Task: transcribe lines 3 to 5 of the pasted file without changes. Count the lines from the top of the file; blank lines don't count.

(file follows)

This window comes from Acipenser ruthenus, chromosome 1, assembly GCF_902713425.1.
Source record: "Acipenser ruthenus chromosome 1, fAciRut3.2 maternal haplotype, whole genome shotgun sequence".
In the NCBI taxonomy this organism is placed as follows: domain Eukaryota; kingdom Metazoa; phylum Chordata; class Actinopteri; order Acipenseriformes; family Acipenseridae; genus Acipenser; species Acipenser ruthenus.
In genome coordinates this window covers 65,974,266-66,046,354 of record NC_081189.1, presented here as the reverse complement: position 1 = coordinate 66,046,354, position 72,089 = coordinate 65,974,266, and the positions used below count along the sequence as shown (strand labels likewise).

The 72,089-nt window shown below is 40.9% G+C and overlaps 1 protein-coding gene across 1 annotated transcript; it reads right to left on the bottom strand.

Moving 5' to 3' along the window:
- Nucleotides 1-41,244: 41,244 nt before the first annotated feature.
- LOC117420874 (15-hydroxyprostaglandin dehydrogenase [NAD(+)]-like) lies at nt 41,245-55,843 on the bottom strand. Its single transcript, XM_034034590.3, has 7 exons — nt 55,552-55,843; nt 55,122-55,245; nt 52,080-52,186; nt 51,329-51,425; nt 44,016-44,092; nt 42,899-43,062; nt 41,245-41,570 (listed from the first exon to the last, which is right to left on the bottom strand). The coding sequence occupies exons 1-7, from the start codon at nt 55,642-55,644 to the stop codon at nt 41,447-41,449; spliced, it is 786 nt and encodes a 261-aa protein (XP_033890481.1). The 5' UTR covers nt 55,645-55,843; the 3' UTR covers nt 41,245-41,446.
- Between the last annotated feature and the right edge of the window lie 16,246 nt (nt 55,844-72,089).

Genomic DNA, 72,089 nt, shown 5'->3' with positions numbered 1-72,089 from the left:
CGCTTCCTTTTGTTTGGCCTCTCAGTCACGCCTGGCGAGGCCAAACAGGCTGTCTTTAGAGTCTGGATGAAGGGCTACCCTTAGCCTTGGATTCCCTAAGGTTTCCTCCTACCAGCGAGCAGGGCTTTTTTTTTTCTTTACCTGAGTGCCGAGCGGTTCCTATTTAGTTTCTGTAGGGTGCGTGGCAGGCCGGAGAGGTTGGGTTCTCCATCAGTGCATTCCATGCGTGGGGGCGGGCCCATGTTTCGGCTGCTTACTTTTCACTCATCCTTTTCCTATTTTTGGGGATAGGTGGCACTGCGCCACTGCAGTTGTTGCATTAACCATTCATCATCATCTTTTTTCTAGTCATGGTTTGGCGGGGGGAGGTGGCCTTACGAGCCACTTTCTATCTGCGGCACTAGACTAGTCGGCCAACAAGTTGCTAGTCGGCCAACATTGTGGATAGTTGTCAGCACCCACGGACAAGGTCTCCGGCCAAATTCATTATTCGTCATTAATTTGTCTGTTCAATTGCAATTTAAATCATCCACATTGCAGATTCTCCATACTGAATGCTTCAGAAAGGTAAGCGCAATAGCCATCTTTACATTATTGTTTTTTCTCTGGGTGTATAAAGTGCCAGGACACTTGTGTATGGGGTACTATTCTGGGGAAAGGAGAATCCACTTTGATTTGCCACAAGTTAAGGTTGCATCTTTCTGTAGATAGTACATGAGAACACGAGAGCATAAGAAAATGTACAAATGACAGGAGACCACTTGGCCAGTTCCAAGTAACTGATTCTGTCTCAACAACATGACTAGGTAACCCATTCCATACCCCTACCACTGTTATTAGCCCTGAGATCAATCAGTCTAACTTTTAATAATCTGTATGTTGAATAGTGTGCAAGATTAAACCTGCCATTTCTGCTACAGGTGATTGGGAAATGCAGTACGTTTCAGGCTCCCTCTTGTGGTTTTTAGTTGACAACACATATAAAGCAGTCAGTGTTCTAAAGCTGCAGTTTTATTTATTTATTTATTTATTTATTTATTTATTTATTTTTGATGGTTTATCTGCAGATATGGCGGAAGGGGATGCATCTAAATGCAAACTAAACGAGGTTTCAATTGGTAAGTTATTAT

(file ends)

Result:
In the NCBI taxonomy this organism is placed as follows: domain Eukaryota; kingdom Metazoa; phylum Chordata; class Actinopteri; order Acipenseriformes; family Acipenseridae; genus Acipenser; species Acipenser ruthenus.
In genome coordinates this window covers 65,974,266-66,046,354 of record NC_081189.1, presented here as the reverse complement: position 1 = coordinate 66,046,354, position 72,089 = coordinate 65,974,266, and the positions used below count along the sequence as shown (strand labels likewise).

The 72,089-nt window shown below is 40.9% G+C and overlaps 1 protein-coding gene across 1 annotated transcript; it reads right to left on the bottom strand.